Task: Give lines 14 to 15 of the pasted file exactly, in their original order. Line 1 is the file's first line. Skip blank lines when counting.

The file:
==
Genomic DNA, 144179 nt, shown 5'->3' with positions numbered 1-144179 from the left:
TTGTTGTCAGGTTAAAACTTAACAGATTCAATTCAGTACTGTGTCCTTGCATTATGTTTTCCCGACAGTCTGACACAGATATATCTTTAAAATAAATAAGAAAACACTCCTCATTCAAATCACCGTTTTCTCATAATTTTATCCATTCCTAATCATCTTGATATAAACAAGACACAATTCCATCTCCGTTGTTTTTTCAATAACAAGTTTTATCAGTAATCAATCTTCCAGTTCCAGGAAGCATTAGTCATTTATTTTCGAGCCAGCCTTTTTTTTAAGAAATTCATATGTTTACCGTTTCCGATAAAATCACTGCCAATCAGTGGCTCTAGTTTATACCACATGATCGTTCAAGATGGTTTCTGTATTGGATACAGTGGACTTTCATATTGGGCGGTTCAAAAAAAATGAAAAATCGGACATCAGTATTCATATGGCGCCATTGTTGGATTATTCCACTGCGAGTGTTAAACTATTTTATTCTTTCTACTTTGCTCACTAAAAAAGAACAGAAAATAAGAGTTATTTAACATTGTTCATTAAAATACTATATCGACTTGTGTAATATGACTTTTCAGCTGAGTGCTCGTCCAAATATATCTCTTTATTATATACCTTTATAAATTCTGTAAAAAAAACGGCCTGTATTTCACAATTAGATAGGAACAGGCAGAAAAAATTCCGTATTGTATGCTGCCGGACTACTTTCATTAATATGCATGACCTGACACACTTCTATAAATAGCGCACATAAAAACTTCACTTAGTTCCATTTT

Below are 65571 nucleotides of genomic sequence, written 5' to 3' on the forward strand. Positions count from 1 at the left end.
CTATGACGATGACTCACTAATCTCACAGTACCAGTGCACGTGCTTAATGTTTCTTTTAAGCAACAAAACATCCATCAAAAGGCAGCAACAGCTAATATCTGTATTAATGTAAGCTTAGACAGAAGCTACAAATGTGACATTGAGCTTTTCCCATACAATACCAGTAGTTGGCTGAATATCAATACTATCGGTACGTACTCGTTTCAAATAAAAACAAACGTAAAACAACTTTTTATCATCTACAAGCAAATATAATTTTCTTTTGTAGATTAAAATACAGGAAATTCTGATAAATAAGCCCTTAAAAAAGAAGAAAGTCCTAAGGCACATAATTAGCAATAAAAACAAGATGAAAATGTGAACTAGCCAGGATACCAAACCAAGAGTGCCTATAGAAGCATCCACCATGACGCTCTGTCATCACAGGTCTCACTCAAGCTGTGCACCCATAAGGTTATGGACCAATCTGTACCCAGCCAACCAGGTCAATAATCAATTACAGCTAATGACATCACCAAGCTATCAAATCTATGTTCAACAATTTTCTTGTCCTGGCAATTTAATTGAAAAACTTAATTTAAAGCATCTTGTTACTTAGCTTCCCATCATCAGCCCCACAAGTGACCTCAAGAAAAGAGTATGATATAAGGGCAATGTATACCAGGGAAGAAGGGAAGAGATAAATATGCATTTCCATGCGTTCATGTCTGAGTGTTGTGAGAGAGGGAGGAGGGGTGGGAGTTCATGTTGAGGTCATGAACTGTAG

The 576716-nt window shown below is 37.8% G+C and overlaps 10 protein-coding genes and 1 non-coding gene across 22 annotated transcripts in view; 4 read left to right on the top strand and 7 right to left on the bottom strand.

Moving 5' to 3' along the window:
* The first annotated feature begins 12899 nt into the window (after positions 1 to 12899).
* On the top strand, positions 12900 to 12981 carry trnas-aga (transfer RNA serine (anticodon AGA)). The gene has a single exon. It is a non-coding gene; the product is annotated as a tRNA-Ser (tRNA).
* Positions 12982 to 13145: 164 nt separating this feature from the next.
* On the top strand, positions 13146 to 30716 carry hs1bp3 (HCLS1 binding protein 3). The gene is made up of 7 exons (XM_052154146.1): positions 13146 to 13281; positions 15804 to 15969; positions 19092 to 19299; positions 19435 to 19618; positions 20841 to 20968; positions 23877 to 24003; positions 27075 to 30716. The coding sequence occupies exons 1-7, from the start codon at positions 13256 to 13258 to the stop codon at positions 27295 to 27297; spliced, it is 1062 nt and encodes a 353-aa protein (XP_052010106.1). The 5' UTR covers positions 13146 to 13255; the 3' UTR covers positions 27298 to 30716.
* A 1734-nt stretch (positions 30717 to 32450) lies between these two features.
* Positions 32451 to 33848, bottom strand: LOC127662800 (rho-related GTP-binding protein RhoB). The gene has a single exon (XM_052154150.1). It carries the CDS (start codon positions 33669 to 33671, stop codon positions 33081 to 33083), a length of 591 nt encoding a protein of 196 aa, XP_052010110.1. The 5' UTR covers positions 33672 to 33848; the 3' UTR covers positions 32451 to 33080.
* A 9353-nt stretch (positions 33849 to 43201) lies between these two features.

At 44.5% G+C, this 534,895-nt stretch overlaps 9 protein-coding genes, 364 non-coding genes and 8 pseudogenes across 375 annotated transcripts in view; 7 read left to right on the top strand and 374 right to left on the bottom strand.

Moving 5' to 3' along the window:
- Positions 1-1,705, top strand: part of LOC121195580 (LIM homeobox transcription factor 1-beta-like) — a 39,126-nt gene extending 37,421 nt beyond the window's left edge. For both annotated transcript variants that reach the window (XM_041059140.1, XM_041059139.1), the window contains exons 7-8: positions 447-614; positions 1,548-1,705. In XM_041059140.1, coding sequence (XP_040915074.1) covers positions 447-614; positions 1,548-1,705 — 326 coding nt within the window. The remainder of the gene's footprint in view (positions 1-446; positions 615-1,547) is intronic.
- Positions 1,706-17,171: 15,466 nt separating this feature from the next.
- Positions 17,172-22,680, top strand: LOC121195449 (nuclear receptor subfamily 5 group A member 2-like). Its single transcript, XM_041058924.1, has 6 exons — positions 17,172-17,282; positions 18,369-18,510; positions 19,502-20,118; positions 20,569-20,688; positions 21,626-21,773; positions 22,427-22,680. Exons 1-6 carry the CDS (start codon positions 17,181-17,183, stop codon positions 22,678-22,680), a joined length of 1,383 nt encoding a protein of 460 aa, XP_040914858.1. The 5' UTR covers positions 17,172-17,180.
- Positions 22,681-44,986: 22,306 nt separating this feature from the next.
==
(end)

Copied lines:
At 44.5% G+C, this 534,895-nt stretch overlaps 9 protein-coding genes, 364 non-coding genes and 8 pseudogenes across 375 annotated transcripts in view; 7 read left to right on the top strand and 374 right to left on the bottom strand.

Moving 5' to 3' along the window: